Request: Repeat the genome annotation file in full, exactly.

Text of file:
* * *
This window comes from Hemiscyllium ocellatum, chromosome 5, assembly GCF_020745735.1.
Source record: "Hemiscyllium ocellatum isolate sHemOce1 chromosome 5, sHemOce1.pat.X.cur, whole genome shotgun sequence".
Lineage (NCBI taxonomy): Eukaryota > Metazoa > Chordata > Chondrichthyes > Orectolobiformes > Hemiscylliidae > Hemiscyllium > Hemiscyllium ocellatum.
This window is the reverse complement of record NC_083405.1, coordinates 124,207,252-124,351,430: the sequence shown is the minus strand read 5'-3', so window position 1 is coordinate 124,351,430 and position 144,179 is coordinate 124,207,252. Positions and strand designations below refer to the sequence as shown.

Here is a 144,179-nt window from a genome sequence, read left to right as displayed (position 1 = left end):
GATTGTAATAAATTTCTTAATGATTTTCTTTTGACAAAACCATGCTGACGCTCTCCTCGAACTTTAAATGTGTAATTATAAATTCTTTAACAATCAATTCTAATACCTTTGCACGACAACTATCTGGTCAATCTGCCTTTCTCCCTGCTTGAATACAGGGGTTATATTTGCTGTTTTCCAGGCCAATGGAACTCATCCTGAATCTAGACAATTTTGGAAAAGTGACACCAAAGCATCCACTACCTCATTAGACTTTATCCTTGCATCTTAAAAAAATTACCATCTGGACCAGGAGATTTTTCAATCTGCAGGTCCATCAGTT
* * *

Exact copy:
This window comes from Hemiscyllium ocellatum, chromosome 5, assembly GCF_020745735.1.
Source record: "Hemiscyllium ocellatum isolate sHemOce1 chromosome 5, sHemOce1.pat.X.cur, whole genome shotgun sequence".
Lineage (NCBI taxonomy): Eukaryota > Metazoa > Chordata > Chondrichthyes > Orectolobiformes > Hemiscylliidae > Hemiscyllium > Hemiscyllium ocellatum.
This window is the reverse complement of record NC_083405.1, coordinates 124,207,252-124,351,430: the sequence shown is the minus strand read 5'-3', so window position 1 is coordinate 124,351,430 and position 144,179 is coordinate 124,207,252. Positions and strand designations below refer to the sequence as shown.

Here is a 144,179-nt window from a genome sequence, read left to right as displayed (position 1 = left end):
GATTGTAATAAATTTCTTAATGATTTTCTTTTGACAAAACCATGCTGACGCTCTCCTCGAACTTTAAATGTGTAATTATAAATTCTTTAACAATCAATTCTAATACCTTTGCACGACAACTATCTGGTCAATCTGCCTTTCTCCCTGCTTGAATACAGGGGTTATATTTGCTGTTTTCCAGGCCAATGGAACTCATCCTGAATCTAGACAATTTTGGAAAAGTGACACCAAAGCATCCACTACCTCATTAGACTTTATCCTTGCATCTTAAAAAAATTACCATCTGGACCAGGAGATTTTTCAATCTGCAGGTCCATCAGTT